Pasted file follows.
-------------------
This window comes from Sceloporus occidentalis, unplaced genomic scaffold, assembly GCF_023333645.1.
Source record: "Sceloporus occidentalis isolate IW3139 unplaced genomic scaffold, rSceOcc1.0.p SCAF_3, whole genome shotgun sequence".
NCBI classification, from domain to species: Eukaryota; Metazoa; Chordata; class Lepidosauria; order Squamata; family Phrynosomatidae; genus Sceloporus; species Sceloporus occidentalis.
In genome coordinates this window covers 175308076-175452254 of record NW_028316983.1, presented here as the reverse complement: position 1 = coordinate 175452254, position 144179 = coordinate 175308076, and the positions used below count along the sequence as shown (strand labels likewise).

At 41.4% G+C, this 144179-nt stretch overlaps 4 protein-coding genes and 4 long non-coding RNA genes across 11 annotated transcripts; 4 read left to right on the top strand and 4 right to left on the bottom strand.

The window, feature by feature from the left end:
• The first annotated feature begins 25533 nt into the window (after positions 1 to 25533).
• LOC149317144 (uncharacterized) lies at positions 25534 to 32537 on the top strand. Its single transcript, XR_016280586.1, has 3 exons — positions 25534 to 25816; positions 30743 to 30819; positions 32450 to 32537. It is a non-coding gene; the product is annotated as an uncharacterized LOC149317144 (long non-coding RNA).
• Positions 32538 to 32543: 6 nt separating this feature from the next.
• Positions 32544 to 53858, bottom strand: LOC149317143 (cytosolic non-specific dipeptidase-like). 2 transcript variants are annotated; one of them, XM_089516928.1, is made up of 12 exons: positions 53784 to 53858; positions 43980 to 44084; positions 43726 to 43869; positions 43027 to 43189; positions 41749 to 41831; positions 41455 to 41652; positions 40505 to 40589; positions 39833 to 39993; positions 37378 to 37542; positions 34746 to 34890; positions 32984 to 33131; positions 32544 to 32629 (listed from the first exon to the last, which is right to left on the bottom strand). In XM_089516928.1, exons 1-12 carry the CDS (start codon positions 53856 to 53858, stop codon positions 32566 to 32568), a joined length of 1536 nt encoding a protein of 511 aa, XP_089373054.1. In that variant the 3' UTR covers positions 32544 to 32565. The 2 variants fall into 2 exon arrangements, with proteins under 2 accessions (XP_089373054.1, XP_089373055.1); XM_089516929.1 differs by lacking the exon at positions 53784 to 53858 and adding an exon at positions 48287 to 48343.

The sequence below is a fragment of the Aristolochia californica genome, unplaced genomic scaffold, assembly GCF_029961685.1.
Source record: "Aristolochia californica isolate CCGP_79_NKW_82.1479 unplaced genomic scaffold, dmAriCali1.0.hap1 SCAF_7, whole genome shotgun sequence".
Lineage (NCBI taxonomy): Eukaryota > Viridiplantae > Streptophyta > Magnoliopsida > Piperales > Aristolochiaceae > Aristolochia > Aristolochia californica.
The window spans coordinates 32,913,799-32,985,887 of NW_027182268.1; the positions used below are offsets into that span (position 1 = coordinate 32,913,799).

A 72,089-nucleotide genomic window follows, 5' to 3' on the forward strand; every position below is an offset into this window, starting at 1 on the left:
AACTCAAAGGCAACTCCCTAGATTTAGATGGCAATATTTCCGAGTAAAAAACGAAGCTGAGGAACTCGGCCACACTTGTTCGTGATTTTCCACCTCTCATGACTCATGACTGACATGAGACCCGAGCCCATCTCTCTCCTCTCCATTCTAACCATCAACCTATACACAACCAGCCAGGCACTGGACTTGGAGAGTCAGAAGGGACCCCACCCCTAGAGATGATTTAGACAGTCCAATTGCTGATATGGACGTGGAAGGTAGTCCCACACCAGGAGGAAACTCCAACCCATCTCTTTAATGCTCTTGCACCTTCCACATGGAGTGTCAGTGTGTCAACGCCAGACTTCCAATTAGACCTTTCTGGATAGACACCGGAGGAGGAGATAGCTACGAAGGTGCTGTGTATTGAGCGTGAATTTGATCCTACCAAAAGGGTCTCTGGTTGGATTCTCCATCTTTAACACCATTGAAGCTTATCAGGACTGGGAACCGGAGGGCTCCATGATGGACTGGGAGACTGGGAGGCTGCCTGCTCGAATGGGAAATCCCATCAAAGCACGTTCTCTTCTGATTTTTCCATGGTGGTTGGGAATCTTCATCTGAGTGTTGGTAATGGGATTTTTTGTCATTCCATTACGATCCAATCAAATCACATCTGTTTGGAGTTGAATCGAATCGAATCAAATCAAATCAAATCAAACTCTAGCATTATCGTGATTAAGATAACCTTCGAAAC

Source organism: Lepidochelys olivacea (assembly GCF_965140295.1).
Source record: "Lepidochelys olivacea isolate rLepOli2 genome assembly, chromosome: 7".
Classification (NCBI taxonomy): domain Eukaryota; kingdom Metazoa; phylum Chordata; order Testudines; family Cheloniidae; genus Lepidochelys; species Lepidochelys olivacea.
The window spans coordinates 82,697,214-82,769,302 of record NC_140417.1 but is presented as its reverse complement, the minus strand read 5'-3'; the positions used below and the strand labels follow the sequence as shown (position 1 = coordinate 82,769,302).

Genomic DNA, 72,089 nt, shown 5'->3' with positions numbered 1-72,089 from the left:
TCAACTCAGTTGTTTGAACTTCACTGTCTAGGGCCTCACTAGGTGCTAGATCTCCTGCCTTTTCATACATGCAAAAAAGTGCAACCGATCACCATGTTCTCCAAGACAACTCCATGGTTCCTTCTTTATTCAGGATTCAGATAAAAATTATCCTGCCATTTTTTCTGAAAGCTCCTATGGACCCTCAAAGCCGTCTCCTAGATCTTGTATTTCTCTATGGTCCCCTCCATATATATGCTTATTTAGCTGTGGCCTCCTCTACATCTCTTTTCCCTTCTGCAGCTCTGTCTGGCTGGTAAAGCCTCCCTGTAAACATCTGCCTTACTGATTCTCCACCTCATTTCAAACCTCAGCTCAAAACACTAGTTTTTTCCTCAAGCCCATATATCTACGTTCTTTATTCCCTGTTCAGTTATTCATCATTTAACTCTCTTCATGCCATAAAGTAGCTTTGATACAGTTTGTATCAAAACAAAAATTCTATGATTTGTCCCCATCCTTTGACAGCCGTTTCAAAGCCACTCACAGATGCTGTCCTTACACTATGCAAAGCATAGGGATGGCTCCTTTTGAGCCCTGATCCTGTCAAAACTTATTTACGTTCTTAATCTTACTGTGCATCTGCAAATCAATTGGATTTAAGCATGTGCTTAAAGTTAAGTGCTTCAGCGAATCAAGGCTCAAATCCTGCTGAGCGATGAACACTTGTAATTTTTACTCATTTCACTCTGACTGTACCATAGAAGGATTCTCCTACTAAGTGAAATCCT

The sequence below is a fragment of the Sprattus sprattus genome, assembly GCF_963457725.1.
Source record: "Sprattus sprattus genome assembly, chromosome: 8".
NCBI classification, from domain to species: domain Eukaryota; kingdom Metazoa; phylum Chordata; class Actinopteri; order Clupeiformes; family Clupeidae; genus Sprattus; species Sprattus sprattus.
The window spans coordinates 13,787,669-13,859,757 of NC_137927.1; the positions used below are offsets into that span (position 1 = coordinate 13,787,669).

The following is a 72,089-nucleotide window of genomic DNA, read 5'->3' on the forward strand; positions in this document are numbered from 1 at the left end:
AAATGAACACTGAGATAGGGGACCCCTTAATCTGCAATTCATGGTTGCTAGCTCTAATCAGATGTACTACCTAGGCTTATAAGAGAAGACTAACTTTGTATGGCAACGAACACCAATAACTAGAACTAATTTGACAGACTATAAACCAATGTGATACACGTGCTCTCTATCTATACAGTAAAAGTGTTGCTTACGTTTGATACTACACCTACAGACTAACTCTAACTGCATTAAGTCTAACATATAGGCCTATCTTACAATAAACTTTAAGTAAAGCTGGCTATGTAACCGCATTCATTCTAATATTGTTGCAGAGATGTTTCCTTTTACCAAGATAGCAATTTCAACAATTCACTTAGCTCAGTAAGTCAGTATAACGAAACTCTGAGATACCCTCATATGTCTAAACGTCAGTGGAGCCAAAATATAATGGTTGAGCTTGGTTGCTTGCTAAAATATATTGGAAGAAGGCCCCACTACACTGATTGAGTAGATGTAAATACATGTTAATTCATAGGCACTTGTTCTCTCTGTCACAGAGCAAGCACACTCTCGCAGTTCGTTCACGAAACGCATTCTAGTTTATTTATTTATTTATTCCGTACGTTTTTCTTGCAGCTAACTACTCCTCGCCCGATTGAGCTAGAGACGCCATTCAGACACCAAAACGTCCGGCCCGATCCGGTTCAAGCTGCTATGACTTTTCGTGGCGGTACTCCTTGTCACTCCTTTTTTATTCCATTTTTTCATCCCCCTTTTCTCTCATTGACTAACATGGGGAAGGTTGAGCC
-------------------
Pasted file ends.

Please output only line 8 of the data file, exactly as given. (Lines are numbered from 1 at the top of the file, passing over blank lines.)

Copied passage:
• LOC149317144 (uncharacterized) lies at positions 25534 to 32537 on the top strand. Its single transcript, XR_016280586.1, has 3 exons — positions 25534 to 25816; positions 30743 to 30819; positions 32450 to 32537. It is a non-coding gene; the product is annotated as an uncharacterized LOC149317144 (long non-coding RNA).